{
            Console.WriteLine("Value At Index {0} is {1}", i, GetValue(data, size, i));
        }
    }

    static void SetValue(ref uint data, int size, int index, uint value)
    {
        data |= value << (size * index);
    }
    static uint GetValue(uint data, int size, int index)
    {
        var mask = (uint)((1L << size) - 1);

        return data >> size * index & mask;
    }
}

EDIT: Explanation on the bit operation :

static void SetValue(ref uint data, int size, int index, uint value)
{
    /*  :: Given that size = 8 and index = 2 (3rd), value = 10000001, data = 10101010 00000000 00000000 00000000
        00000000 00000000 00000000 10000001 // value
        00000000 10000001 00000000 00000000 // value left-shifted by 16 (size * index)

        00000000 10000001 00000000 00000000 // value left-shifted by 16 (size * index)
        10101010 00000000 00000000 00000000 // data
        ----------------------------------- // OR
        10101010 10000001 00000000 00000000 // result */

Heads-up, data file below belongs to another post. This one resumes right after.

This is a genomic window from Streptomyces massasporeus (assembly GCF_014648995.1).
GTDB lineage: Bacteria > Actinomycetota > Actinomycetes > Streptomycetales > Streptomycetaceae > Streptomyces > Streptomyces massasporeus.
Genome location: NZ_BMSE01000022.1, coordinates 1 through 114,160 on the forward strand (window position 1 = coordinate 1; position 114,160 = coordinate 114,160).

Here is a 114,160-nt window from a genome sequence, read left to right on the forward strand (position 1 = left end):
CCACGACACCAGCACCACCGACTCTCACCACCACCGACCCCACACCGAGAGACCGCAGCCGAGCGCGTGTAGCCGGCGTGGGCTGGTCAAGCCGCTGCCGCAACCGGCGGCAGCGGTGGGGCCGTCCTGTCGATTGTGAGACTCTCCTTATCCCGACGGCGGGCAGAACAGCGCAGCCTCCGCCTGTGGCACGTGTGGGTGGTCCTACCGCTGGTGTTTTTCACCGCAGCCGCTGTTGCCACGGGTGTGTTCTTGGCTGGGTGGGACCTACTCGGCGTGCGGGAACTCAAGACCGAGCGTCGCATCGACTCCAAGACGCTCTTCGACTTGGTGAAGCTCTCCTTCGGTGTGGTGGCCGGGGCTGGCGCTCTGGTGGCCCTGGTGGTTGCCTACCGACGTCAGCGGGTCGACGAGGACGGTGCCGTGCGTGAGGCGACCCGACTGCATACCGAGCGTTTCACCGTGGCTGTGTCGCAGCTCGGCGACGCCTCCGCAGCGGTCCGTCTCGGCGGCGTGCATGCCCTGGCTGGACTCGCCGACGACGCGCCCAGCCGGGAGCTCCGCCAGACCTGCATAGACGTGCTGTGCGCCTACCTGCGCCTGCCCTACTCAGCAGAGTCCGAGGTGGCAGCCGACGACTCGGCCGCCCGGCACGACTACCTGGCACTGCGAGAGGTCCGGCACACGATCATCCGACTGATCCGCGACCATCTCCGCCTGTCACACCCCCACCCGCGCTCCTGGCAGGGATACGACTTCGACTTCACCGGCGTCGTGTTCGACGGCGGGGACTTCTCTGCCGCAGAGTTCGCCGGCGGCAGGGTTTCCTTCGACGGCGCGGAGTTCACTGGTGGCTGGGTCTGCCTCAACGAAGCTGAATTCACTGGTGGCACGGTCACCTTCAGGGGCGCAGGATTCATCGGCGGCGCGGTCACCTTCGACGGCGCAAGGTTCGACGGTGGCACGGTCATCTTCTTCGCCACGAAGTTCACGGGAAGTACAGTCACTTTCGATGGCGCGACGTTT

data |= value << (size * index);
}
static uint GetValue(uint data, int size, int index)
{
    var mask = (uint)((1L << size) - 1);
    /*  :: Given that size = 8 and index = 2 (3rd), value = 0b10000001, data = 10101010 10000001 00000000 00000000
        00000000 00000000 00000001 00000000 // (1L << size)
        00000000 00000000 00000000 11111111 // (1L << size) - 1 -> mask

        10101010 10000001 00000000 00000000 // data
        00000000 00000000 10101010 10000001 // data right-shifted by 16 (size * index)

        00000000 00000000 10101010 10000001 // data right-shifted by 16 (size * index)                
        00000000 00000000 00000000 11111111 // mask
        ----------------------------------- // AND
        00000000 00000000 00000000 10000001 // result */
    return data >> size * index & mask;
}
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  • \$\begingroup\$ Thank you very much for the clear and well explained code review. I never knew C# had the equivalent of += for logic operators. \$\endgroup\$ – SomeStudent Jul 22 '16 at 21:50
  • \$\begingroup\$ Strictly speaking var isn't a keyword. But of course that doesn't make the advice to avoid it as a name for a local variable any less valid. \$\endgroup\$ – CodesInChaos Aug 23 '16 at 9:24